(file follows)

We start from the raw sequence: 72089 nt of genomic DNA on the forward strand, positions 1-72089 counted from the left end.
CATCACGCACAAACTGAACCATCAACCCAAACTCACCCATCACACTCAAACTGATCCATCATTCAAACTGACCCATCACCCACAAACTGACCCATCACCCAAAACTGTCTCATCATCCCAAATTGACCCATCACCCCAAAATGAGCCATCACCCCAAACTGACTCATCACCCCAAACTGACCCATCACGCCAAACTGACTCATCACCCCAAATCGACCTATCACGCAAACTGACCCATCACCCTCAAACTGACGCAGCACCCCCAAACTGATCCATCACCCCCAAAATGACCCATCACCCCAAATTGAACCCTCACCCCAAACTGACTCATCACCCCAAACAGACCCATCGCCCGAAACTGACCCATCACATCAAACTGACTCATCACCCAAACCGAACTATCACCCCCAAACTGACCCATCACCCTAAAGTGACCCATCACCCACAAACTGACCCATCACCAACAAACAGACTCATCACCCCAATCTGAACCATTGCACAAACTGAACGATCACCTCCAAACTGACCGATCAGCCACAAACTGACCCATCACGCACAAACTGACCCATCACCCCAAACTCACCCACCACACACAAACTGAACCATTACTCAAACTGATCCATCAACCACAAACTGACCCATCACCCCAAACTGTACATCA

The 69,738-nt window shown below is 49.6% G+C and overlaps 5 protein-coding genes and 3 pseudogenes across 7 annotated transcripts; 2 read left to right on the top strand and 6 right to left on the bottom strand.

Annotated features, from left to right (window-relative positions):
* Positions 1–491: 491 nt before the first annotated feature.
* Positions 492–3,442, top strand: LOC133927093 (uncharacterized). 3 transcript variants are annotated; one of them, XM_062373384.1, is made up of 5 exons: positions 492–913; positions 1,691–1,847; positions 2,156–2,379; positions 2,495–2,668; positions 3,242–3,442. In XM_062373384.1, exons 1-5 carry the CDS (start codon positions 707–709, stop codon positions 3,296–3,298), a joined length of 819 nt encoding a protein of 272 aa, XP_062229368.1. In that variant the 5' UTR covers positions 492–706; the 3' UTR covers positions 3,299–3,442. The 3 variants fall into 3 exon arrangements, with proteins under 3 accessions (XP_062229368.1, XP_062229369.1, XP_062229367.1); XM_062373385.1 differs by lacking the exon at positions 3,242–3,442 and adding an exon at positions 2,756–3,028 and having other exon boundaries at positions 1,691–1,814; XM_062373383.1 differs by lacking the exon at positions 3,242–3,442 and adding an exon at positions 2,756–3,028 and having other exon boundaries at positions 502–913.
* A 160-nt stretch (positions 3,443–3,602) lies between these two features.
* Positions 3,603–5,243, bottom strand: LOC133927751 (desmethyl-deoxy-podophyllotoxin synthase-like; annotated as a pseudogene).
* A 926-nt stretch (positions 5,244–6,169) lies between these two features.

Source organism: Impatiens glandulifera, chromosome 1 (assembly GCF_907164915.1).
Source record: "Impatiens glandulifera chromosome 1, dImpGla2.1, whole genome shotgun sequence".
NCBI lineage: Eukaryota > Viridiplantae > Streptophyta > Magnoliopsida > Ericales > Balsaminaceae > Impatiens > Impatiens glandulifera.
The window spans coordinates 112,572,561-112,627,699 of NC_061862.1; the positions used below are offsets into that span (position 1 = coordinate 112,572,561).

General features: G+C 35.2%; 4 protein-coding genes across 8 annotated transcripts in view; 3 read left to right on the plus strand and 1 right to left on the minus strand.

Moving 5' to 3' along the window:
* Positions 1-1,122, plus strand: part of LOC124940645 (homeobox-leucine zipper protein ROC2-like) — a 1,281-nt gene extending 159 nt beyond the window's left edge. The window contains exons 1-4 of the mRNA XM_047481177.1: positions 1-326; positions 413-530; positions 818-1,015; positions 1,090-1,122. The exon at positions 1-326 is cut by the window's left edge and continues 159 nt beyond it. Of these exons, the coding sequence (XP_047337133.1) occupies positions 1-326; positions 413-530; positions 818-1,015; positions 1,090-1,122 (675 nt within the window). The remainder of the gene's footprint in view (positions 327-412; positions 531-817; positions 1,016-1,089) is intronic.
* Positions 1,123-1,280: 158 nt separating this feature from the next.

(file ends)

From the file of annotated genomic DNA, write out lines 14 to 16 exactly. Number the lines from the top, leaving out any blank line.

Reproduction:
General features: G+C 35.2%; 4 protein-coding genes across 8 annotated transcripts in view; 3 read left to right on the plus strand and 1 right to left on the minus strand.

Moving 5' to 3' along the window:
* Positions 1-1,122, plus strand: part of LOC124940645 (homeobox-leucine zipper protein ROC2-like) — a 1,281-nt gene extending 159 nt beyond the window's left edge. The window contains exons 1-4 of the mRNA XM_047481177.1: positions 1-326; positions 413-530; positions 818-1,015; positions 1,090-1,122. The exon at positions 1-326 is cut by the window's left edge and continues 159 nt beyond it. Of these exons, the coding sequence (XP_047337133.1) occupies positions 1-326; positions 413-530; positions 818-1,015; positions 1,090-1,122 (675 nt within the window). The remainder of the gene's footprint in view (positions 327-412; positions 531-817; positions 1,016-1,089) is intronic.